ES: Eternal Sabbath is a story of science gone bad as this group of scientists go in search of immortality. The scientists were able to cook up a gene which grants a 200 year lifespan to the carrier, thus creating modified human beings immune to all viruses and disease. The main reason for the gene was just to find out if it was even possible to have eternal life.
Problems arise when one of the ES carriers escape from the research facility and an unexpected development takes place, however, with Eternal Sabbath carriers gaining mind control and memory altering powers. Ryosuke Akiba, an ES carrying escapee is discovered by Dr. Kujvou, a female neurology professor after he had adapted to human life and was looked upon as a human.
The story then takes a turn, pitting Dr. Kujyou and Ryosuke Akib against Isaac, who happens to be Ryosuke’s clone, with a twist – he’s the bad guy.
Artwork and Characters
Eternal Sabbath is an unconventional manga series, in that it delves more into the lives and the psychology of the characters, and how they come to terms with their powers, their responsibilities and their own actions. The basic premise of the story is exactly that – A premise to explore and flesh out each character.
The amount of attention that Fuyumi Soryo has put into Ryosuke Akiba is especially worth mentioning. Every time the story focuses on him, there is a sharp spike in the interest generated. The first volume, where he uses his powers without knowing what it is, how he struggles to come to terms with it, his initiation by Dr. Kujyou – all build up to an expectation that there's something big about to unfold.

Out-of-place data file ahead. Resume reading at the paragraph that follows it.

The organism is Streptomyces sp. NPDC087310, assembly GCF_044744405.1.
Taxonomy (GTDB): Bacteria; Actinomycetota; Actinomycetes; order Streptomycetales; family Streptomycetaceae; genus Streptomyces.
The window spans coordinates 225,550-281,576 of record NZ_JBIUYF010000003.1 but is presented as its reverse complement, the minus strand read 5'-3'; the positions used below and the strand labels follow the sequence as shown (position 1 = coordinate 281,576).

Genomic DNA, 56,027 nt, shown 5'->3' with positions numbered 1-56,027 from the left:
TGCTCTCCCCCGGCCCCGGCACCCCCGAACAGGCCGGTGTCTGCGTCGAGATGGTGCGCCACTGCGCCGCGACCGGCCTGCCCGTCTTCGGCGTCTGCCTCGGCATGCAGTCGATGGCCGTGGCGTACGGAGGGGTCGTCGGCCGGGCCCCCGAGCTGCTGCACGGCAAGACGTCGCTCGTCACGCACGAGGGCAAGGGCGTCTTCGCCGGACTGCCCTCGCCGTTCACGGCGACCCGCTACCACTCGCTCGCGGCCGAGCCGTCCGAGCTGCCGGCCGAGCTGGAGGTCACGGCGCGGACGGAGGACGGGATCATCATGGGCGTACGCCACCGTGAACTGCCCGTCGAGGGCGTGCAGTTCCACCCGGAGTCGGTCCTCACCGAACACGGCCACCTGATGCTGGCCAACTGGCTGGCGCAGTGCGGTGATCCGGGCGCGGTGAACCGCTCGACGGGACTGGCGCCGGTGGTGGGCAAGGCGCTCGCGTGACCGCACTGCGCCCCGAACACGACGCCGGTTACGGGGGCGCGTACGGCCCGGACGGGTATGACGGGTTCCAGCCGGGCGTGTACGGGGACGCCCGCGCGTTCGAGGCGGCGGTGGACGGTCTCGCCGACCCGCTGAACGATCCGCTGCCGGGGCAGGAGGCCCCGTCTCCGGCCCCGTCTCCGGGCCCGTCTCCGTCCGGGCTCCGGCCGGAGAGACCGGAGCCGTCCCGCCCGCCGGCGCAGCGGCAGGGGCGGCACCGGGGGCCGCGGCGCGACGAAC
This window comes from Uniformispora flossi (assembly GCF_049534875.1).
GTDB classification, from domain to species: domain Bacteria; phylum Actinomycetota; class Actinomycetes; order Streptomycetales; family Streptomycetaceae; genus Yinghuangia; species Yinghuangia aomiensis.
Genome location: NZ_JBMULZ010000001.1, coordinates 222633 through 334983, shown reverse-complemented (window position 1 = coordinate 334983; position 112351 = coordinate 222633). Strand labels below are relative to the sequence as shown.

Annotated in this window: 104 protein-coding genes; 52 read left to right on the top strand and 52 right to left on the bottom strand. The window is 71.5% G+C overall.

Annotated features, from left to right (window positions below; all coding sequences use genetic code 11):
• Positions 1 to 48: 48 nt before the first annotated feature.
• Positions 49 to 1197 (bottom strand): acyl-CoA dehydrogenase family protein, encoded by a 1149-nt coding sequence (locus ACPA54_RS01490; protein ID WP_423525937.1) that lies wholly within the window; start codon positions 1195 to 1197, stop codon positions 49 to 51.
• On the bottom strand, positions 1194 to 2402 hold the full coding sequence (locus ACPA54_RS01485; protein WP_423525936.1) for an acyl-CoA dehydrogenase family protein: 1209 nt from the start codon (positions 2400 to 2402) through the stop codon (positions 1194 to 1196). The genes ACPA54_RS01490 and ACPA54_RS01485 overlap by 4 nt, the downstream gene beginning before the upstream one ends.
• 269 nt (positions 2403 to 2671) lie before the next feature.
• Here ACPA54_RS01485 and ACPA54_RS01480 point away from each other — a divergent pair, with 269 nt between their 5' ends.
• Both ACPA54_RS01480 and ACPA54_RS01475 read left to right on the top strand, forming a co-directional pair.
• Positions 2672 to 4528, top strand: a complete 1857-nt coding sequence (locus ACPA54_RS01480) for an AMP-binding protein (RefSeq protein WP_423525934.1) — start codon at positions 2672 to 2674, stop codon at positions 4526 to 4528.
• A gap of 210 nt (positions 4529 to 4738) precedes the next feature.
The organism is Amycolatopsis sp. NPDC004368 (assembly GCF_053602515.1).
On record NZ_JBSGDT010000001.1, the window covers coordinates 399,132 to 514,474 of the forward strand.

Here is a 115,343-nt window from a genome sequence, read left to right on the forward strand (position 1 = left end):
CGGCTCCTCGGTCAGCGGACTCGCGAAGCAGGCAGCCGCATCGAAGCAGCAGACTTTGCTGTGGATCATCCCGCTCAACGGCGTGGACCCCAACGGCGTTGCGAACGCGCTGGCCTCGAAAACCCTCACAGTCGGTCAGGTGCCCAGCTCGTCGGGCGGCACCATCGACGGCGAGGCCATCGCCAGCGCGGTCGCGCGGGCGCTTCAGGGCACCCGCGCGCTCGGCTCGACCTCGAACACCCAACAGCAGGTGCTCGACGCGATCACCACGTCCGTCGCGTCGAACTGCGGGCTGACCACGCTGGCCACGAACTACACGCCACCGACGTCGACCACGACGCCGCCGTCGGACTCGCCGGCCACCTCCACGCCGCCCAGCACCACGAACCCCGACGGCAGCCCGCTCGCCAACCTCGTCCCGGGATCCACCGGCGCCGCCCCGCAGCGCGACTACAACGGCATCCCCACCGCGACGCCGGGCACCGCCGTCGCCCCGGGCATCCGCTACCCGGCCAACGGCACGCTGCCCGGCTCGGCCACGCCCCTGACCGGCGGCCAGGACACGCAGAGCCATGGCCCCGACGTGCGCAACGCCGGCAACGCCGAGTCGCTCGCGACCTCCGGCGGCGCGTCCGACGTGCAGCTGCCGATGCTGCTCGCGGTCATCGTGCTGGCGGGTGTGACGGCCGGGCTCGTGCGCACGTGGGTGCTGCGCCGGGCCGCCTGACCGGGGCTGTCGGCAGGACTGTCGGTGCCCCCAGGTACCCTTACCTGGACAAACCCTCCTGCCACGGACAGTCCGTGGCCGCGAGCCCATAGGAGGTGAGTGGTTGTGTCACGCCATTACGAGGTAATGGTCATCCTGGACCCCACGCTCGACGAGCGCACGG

Soryo does not neglect the others, either. The romantic interest is maintained by means of resentments between Dr. Kujyou and Kimiko, an old friend. Kujyou's interaction with Ryosuke Akiba is very subtle and Soryo resists the impulse to let the two of them hit the sack. Instead, Kujyou plays the doctor, trying to understand a subject and guiding him gently. All in all, a fine effort to create undercurrents of emotional entanglements without any overt displays of affection.
Best part is, the characters are clearly defined, the background information for each of the principals is filled in without devoting entire volumes to it and there's a clear buildup and progress towards a climax.
The story flows without any breaks and the illustration and dialogue are very clean. Any more discussion of the story would mean spoiling the joy of going through the volumes yourself, so I'll leave it at that.